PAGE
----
Uzbekistan scraps plans to curb Karakalpak’s autonomy after protest

Uzbek President Shavkat Mirziyoyev attends a press conference with his Kazakh counterpart Kassym-Jomart Tokayev in Tashkent, Uzbekistan, April 15, 2019. REUTERS/Mukhtar Kholdorbekov//File Photo

Register now for FREE unlimited access to

ALMATY, July 2 (Reuters) – Uzbek President Shavkat Mirziyoyev on Saturday dropped plans to curtail the autonomy of Karakalpakstan province after a rare public protest in the northwestern region, his office said.

Friday’s meeting was intended to protest constitutional reform plans that would have changed the status of Karakalpakstan, an autonomous republic home to the Karakalpak people – an ethnic minority group with its own language, Uzbek authorities said.

Police dispersed the protesters after some of them attempted to storm local government buildings in the region’s capital, Nukus, following a march and demonstration in the city’s central market, local and government officials said.

Register now for FREE unlimited access to

Mirziyoyev later issued a decree declaring a state of emergency in Karakalpakstan for a month “to ensure the security of the citizens, defend their rights and freedoms and restore the rule of law in the region”.

Under the current Uzbek constitution, Karakalpakstan is described as a sovereign republic within Uzbekistan that has the right to secede by holding a referendum.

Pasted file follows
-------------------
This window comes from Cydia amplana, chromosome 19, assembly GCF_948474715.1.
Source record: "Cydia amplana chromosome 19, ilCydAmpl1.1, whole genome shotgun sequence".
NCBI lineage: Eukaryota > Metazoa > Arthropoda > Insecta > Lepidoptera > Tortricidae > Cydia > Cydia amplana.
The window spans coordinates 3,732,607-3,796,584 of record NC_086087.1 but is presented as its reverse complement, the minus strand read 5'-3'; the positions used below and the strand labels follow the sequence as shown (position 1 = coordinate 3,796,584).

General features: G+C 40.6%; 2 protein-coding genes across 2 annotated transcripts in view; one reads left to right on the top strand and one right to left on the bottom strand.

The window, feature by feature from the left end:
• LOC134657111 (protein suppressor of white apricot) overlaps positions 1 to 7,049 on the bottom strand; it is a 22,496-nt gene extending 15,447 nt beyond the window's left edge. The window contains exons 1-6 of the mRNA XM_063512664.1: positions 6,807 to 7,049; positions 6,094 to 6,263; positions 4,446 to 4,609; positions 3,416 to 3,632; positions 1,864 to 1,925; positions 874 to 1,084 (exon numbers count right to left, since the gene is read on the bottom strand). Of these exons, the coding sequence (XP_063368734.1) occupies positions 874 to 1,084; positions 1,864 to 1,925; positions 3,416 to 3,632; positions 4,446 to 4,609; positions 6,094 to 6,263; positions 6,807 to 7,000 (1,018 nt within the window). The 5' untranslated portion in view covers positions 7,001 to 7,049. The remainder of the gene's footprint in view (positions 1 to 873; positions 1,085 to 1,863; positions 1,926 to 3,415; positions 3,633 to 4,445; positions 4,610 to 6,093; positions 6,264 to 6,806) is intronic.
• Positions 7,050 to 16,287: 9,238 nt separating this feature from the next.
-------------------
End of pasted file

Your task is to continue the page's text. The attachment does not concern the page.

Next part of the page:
The new version of the constitution – which Uzbekistan plans to hold a referendum on in the coming months – would no longer state the sovereignty or right to secede from Karakalpakstan.

But in a quick response to the protest, Mirziyoyev said during a visit to Karakalpakstan on Saturday that the changes regarding his status should be dropped from the proposed reform, his office said in a statement.

The government of Karakalpakstan said in a statement earlier on Saturday that police had detained the leaders of Friday’s protest, as well as several other protesters who had resisted.

The changes related to Karakalpakstan were part of a broader constitutional reform proposed by Mirziyoyev, which also includes strengthening civil rights and extending the presidential term from five to seven years.

If the reform is approved in the planned referendum, Mirziyoyev’s terms of office would be reinstated and allow him to run for two more terms.

Register now for FREE unlimited access to

Reporting by Olzhas Auyezov; Editing by Gareth Jones, Helen Popper and Daniel Wallis

Our Standards: The Thomson Reuters Trust Principles.

Leave a Comment